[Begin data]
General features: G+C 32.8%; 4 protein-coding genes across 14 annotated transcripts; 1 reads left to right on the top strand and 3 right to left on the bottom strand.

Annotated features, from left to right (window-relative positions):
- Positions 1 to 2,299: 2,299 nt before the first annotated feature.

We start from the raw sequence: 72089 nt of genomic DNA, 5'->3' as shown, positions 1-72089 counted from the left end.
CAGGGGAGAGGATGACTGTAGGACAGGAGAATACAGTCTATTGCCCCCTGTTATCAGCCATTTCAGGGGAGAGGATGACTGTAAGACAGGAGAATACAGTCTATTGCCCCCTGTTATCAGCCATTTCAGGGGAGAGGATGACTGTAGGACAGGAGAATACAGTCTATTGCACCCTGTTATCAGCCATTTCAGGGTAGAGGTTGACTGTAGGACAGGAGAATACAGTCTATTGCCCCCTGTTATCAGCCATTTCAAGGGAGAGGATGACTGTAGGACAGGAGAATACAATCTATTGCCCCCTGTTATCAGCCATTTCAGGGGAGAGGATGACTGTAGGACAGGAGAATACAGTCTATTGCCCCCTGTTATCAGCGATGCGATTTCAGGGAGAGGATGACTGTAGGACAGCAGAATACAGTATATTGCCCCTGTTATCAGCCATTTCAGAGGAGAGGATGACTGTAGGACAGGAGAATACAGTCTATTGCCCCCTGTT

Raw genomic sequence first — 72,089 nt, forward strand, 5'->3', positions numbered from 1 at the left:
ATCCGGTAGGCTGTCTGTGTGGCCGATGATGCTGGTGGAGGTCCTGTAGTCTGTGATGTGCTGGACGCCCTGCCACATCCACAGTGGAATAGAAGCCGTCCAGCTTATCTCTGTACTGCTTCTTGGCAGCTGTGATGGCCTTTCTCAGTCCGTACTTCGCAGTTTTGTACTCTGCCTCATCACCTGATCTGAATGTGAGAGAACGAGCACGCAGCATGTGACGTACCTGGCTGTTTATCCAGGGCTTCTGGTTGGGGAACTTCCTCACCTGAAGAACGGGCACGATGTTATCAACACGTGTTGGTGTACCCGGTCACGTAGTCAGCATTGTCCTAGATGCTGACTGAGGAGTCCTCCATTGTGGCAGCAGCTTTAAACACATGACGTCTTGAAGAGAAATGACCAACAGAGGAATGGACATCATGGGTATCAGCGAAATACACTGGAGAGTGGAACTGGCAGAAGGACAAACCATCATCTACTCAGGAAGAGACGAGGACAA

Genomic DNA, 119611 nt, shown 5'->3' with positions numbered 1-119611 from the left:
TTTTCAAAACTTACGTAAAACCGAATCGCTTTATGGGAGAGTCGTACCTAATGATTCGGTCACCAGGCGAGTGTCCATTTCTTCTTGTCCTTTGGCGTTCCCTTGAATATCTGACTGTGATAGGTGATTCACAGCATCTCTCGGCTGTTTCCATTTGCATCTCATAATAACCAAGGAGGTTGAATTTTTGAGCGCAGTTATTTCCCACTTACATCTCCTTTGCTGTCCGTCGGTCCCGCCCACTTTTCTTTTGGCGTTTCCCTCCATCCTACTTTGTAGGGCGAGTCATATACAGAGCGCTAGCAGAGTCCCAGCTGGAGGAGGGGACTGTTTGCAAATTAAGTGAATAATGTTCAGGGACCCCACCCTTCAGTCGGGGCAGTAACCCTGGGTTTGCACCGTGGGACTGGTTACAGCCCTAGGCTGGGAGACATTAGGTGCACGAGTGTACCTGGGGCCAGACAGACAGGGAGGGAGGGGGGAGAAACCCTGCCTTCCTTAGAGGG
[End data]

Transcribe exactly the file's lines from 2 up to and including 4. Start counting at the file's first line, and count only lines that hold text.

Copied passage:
Annotated features, from left to right (window-relative positions):
- Positions 1 to 2,299: 2,299 nt before the first annotated feature.

We start from the raw sequence: 72089 nt of genomic DNA, 5'->3' as shown, positions 1-72089 counted from the left end.